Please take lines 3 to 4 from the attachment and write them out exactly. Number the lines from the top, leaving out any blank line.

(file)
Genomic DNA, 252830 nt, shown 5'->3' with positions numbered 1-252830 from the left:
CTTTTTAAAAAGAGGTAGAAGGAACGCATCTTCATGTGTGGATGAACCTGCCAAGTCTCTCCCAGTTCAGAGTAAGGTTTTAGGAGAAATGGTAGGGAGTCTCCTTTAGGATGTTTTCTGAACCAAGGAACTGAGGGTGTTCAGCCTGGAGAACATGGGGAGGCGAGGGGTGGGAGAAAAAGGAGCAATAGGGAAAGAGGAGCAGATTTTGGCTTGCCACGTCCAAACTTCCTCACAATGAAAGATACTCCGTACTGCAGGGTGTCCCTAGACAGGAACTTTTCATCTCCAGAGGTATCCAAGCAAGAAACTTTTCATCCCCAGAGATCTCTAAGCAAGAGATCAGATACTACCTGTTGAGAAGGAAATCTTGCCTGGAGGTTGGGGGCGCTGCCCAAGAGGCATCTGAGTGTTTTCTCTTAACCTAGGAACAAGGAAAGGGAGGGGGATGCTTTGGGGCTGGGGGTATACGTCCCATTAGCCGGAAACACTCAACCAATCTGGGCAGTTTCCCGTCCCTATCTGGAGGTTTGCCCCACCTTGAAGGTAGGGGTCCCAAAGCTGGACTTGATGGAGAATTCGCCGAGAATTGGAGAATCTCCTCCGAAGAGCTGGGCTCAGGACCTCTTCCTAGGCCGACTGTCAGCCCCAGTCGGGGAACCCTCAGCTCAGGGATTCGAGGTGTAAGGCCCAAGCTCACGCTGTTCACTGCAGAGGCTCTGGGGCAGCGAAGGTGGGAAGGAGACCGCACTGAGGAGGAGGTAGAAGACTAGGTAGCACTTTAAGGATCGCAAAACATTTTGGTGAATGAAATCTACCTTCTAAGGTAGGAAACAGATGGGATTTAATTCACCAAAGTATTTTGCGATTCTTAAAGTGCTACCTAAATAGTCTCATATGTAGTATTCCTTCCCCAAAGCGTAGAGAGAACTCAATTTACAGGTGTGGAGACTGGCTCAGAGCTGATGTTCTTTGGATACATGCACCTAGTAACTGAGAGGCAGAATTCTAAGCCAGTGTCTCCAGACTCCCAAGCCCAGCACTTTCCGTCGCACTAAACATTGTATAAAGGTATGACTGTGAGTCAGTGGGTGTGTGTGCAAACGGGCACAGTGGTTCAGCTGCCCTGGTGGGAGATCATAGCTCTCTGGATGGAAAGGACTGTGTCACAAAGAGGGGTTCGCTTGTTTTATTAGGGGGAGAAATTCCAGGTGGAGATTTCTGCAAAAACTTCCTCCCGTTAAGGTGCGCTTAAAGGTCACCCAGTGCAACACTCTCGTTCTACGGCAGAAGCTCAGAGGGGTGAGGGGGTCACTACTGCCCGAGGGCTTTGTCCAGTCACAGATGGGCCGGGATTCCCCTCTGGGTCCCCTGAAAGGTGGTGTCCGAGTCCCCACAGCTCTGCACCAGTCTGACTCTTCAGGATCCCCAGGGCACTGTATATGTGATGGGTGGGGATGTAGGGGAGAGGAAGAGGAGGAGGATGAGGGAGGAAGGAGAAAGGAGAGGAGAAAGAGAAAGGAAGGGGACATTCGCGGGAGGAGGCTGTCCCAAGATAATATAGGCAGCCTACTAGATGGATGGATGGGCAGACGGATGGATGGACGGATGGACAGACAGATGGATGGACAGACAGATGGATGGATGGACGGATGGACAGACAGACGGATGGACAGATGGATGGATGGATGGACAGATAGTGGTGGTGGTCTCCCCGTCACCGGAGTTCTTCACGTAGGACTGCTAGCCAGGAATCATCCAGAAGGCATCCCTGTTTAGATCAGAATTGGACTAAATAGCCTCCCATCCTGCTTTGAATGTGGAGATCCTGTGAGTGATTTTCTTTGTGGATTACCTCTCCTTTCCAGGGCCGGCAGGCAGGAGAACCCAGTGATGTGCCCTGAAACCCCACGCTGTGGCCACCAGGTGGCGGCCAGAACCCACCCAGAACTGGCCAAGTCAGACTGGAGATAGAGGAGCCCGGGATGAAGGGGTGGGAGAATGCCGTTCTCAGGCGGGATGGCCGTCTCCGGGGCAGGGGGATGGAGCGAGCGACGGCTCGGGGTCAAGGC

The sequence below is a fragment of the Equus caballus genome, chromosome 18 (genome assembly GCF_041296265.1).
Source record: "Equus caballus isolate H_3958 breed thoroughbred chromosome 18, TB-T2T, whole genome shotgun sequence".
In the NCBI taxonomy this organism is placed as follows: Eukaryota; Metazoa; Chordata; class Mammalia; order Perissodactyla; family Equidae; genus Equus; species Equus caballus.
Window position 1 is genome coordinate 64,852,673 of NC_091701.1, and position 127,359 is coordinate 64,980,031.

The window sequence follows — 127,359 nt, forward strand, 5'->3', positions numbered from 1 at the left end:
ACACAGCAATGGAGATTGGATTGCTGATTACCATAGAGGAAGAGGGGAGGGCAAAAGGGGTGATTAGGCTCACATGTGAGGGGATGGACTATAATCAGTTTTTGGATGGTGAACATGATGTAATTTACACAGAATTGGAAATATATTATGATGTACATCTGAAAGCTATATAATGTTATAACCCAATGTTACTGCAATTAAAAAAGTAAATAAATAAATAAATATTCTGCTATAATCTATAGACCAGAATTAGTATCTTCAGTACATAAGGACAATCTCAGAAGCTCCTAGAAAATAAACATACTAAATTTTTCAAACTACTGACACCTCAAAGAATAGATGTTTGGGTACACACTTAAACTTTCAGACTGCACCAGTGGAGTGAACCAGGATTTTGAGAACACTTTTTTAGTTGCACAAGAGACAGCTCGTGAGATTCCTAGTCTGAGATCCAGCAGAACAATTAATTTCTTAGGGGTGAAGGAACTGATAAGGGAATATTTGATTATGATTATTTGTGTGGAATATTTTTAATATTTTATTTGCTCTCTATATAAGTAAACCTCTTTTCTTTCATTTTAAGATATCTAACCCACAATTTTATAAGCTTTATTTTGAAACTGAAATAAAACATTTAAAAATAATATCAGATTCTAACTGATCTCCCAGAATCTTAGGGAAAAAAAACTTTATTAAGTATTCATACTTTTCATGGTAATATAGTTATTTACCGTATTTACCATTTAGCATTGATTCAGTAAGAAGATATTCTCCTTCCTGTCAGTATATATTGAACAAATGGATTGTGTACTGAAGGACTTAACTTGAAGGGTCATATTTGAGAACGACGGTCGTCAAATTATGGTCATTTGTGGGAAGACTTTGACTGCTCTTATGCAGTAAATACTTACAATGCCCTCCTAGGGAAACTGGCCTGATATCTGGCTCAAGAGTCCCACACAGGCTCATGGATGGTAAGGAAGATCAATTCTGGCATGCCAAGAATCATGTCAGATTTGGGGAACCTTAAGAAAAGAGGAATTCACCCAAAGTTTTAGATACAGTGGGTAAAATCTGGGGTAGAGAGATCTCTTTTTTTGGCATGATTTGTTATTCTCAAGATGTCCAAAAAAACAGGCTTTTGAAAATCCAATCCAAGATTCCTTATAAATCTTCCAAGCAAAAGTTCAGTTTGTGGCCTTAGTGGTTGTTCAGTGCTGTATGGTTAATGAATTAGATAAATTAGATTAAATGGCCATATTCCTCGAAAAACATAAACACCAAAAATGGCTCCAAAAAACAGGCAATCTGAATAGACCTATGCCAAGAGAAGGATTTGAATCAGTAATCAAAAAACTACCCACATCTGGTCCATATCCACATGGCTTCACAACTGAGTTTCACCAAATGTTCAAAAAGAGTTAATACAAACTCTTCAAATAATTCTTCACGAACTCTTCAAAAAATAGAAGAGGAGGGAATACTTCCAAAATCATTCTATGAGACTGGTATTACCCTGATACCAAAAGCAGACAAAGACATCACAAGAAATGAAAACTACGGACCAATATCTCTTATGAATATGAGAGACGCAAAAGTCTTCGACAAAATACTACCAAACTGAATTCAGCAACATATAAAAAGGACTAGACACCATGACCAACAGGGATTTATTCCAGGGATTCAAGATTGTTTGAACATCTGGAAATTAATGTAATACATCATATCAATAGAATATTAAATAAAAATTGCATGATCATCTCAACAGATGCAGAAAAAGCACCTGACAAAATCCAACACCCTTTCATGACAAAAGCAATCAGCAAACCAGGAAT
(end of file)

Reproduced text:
The sequence below is a fragment of the Equus caballus genome, chromosome 18 (genome assembly GCF_041296265.1).
Source record: "Equus caballus isolate H_3958 breed thoroughbred chromosome 18, TB-T2T, whole genome shotgun sequence".